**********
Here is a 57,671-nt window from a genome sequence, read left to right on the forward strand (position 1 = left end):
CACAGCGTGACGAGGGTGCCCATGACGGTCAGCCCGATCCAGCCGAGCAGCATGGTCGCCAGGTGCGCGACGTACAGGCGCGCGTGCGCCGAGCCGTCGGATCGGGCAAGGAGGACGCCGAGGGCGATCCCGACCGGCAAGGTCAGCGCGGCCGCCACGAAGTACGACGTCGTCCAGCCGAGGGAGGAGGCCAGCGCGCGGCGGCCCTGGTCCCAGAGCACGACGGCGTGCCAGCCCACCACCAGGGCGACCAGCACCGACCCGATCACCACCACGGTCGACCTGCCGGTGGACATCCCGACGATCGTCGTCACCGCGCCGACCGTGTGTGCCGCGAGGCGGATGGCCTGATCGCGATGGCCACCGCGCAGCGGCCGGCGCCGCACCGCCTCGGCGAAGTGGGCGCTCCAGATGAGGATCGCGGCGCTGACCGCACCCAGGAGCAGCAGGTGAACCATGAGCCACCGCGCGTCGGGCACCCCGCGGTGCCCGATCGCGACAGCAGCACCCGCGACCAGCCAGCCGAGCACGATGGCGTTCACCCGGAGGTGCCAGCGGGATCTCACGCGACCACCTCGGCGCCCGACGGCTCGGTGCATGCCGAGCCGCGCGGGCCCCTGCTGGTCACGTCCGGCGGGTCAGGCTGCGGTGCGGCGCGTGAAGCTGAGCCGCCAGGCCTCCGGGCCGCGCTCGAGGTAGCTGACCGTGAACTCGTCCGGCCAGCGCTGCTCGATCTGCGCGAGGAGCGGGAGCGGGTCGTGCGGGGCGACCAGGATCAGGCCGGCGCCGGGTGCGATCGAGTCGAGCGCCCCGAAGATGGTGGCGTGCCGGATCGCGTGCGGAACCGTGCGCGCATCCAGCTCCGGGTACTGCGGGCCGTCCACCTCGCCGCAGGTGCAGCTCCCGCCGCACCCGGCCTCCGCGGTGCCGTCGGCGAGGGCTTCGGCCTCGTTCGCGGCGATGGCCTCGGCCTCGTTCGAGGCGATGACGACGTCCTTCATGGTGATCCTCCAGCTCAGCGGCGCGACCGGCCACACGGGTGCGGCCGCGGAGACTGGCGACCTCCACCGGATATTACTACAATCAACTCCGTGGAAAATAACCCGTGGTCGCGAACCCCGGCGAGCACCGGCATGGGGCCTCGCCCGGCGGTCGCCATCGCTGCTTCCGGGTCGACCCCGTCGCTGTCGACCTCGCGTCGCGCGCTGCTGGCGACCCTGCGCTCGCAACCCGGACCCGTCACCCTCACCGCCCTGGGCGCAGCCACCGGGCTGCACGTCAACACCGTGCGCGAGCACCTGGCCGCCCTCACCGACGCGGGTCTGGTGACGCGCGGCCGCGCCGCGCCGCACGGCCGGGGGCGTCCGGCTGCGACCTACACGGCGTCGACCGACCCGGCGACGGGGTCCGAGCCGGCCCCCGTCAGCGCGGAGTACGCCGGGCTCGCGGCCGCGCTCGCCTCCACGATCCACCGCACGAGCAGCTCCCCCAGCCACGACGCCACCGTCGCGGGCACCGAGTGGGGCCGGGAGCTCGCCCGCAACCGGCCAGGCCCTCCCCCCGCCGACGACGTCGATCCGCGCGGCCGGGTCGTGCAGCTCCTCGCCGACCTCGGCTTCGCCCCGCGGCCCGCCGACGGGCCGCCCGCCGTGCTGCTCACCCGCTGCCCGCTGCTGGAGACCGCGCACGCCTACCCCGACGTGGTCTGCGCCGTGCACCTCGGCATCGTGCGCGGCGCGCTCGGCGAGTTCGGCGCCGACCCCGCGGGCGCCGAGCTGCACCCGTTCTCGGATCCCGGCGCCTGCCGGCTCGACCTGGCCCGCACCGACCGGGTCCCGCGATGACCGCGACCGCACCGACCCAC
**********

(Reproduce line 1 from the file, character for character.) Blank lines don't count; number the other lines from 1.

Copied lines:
Here is a 57,671-nt window from a genome sequence, read left to right on the forward strand (position 1 = left end):